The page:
It was timely that halfway through reading this book, I glanced up to see Clive Palmer on Q&A vowing to stand up to ‘the Chinese mongrels’. It was as if a columnist from the Bulletin circa 1895 had risen from the grave to thump a battered tub and warn us about the monster intent on destroying ‘our Australian way of life’. Images like these still lurk in the bedrock of White Australian consciousness, and Palmer’s outburst was a reminder of how readily they can be summoned.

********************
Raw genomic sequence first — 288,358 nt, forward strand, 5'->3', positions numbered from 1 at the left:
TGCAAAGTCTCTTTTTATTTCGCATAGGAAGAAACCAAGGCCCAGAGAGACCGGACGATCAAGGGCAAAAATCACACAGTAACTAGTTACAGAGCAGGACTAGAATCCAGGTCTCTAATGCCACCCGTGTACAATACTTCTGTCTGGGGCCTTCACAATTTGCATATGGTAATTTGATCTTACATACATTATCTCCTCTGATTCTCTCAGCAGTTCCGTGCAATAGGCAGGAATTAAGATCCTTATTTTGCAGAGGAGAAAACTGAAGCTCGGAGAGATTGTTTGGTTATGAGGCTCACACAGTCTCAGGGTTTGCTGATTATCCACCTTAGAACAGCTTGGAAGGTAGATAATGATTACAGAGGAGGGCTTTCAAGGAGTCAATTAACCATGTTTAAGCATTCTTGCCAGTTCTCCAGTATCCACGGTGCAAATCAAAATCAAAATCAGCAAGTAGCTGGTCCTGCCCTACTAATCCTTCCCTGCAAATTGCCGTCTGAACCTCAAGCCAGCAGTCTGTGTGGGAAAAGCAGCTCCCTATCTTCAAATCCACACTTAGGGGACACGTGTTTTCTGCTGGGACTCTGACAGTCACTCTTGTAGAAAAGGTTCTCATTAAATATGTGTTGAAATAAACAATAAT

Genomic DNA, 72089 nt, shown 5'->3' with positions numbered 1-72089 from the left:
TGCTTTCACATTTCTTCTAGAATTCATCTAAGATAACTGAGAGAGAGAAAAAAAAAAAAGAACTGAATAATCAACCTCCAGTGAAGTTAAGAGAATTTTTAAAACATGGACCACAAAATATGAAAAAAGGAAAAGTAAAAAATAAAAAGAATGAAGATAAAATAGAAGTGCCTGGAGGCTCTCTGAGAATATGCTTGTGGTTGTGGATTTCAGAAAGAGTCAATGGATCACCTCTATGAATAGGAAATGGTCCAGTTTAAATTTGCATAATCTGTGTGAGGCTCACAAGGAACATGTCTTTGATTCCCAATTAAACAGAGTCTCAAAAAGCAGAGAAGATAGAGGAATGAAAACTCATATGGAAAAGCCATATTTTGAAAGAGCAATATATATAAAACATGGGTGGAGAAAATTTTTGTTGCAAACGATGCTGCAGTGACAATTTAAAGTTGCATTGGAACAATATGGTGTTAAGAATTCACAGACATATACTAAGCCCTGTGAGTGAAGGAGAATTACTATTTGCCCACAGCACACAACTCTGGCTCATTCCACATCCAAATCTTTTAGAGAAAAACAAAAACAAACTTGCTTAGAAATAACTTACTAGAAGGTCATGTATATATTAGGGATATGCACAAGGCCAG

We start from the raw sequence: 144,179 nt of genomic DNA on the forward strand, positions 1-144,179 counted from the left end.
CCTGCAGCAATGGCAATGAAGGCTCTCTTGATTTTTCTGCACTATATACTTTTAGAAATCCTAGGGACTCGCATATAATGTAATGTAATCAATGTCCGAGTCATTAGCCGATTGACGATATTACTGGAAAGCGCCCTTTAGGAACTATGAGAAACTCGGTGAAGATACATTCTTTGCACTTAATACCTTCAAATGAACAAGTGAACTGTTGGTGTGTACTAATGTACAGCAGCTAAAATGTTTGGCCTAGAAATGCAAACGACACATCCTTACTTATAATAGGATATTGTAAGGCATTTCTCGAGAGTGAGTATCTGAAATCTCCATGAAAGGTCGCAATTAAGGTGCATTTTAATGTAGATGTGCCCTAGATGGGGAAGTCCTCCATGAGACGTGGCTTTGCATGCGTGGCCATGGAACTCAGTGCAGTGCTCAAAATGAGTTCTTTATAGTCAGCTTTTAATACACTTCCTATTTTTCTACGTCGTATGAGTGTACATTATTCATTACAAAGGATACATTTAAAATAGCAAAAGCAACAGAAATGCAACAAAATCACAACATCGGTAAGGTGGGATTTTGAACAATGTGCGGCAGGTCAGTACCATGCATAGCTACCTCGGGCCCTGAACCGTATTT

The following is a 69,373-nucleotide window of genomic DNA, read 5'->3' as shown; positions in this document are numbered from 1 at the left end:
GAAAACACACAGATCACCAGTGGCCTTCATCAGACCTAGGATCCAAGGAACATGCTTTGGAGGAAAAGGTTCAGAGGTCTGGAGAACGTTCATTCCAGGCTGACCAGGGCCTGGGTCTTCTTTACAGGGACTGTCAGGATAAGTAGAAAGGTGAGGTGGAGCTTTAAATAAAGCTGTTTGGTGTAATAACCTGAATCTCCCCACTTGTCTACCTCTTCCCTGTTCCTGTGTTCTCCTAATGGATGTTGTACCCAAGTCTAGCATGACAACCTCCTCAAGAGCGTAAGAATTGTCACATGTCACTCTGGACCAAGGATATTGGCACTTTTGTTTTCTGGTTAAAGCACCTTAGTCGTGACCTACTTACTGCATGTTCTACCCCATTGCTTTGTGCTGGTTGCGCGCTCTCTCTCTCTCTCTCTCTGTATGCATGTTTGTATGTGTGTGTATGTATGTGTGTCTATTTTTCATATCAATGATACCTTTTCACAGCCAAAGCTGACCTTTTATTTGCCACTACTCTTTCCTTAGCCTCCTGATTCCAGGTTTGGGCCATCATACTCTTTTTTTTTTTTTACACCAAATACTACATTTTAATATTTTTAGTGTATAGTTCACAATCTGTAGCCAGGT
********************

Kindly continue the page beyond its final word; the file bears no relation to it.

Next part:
As Agnieszka Sobocinska notes in her introduction, in the absence of a ‘Declaration of Independence’ or a ‘Bill of Rights’ independent Australia’s founding document and expression of its core values took the form of the Immigration Restriction Act of 1901, the first legislation to be passed by the new parliament, which positioned the nation as an enclave of White civilisation adrift in an Asian sea. While the Act was progressively dismantled through the second half of the twentieth century, the nervous world view that spawned it has continued to trouble conceptions of national identity and the nation’s place in the wider region. And, like Palmer’s outburst and his backtracking in the days that followed, the Act, stiffened with resolve about sovereignty, the national economy, wages, and the labour market, was animated by reference to race, the moral superiority of White Australians, and anxieties about the threats allegedly posed by the Asian hordes to our north.